Direct download (6 more)  
     
    Export citation  
     
    Bookmark   4 citations  
  11. Pascal's Wager: Pragmatic Arguments and Belief in God.Jeff Jordan - 2006 - Oxford University Press.
    Is it reasonable to believe in God even in the absence of strong evidence that God exists? Pragmatic arguments for theism are designed to support belief even if one lacks evidence that theism is more likely than not. Jeff Jordan proposes that there is a sound version of the most well-known argument of this kind, Pascal's Wager, and explores the issues involved - in epistemology, the ethics of belief, decision theory, and theology.
    Direct download (2 more)  
     
    Export citation  
     
    Bookmark   24 citations  
  12. Pascal's Mugger Strikes Again.Dylan Balfour - 2021 - Utilitas 33 (1):118-124.
    In a well-known paper, Nick Bostrom presents a confrontation between a fictionalised Blaise Pascal and a mysterious mugger. The mugger persuades Pascal to hand over his wallet by exploiting Pascal's commitment to expected utility maximisation. He does so by offering Pascal an astronomically high reward such that, despite Pascal's low credence in the mugger's truthfulness, the expected utility of accepting the mugging is higher than rejecting it. In this article, I present another sort of high (...)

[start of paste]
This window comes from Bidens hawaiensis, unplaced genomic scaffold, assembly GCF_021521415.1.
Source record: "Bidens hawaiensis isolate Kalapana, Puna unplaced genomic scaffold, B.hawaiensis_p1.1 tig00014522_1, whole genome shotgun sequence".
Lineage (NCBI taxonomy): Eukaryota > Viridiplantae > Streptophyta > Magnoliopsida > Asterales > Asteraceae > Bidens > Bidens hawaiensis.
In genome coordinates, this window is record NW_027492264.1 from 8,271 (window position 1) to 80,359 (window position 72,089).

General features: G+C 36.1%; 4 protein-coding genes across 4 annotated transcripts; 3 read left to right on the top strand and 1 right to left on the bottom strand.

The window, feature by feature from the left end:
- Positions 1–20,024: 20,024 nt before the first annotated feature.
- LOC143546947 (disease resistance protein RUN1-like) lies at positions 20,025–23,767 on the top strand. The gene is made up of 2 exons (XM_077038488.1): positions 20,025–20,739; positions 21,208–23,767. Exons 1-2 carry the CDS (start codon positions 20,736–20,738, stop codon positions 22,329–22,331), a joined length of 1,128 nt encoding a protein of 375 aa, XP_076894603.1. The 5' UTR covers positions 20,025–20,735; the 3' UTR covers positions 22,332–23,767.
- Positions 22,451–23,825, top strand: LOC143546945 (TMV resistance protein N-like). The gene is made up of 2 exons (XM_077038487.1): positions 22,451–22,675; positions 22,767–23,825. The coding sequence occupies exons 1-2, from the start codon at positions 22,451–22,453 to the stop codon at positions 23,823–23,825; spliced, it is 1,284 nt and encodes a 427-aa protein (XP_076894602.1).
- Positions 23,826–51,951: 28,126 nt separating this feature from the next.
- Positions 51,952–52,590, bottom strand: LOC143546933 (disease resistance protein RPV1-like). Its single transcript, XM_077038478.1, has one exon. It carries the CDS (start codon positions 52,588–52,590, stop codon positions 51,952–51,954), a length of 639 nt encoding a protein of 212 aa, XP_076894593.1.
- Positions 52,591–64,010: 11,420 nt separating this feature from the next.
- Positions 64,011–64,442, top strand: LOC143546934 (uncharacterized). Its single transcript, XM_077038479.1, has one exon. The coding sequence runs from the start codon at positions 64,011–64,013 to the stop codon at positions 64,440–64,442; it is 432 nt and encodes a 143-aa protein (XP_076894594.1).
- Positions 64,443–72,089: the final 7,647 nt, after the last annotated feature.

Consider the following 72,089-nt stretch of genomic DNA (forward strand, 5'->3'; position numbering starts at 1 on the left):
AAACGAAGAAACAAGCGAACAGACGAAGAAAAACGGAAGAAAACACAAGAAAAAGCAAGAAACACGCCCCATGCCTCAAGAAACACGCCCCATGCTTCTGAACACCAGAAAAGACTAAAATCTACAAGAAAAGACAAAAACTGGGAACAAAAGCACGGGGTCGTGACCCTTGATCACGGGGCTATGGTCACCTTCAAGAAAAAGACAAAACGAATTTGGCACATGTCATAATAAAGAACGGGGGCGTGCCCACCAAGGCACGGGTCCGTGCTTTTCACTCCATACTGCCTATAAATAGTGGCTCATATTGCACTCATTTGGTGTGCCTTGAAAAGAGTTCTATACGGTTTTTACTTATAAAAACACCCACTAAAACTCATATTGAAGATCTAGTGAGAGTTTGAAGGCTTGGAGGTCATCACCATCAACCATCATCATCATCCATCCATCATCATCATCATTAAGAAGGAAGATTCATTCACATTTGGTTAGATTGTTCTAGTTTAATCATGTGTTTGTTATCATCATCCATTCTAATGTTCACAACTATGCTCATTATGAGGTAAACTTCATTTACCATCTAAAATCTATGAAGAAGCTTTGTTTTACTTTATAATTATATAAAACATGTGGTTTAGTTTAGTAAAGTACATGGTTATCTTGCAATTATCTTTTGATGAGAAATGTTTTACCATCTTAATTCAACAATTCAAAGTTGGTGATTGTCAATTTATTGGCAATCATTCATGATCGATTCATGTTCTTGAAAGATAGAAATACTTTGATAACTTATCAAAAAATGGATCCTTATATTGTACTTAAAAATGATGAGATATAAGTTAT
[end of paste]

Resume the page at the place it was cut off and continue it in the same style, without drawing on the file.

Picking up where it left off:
Direct download (3 more)  
     
    Export citation  
     
    Bookmark  
  13. Pascal's Wager.Alan Hájek - 2008 - Stanford Encyclopedia of Philosophy.
    Pascal's Wager” is the name given to an argument due to Blaise Pascal for believing, or for at least taking steps to believe, in God. The name is somewhat misleading, for in a single paragraph of his Pensées, Pascal apparently presents at least three such arguments, each of which might be called a ‘wager’ — it is only the final of these that is traditionally referred to as “Pascal's Wager”. We find in it the extraordinary confluence (...)
    Direct download  
     
    Export citation  
     
    Bookmark   19 citations  
  14. Perspectives on Greek Philosophy S.V. Keeling Memorial Lectures in Ancient Philosophy, 1992-2002.R. W. Sharples & S. V. Keeling - 2003
    No categories
     
    Export citation  
     
    Bookmark  
  15. Plato's Theory of Forms and Other Papers.John-Michael Kuczynski - 2020 - Madison, WI, USA: College Papers Plus.